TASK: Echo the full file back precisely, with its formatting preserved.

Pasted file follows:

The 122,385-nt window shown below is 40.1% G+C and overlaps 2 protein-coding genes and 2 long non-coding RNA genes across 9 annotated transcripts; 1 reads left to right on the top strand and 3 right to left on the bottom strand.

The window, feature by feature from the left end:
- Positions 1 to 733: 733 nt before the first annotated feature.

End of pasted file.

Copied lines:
The 122,385-nt window shown below is 40.1% G+C and overlaps 2 protein-coding genes and 2 long non-coding RNA genes across 9 annotated transcripts; 1 reads left to right on the top strand and 3 right to left on the bottom strand.

The window, feature by feature from the left end:
- Positions 1 to 733: 733 nt before the first annotated feature.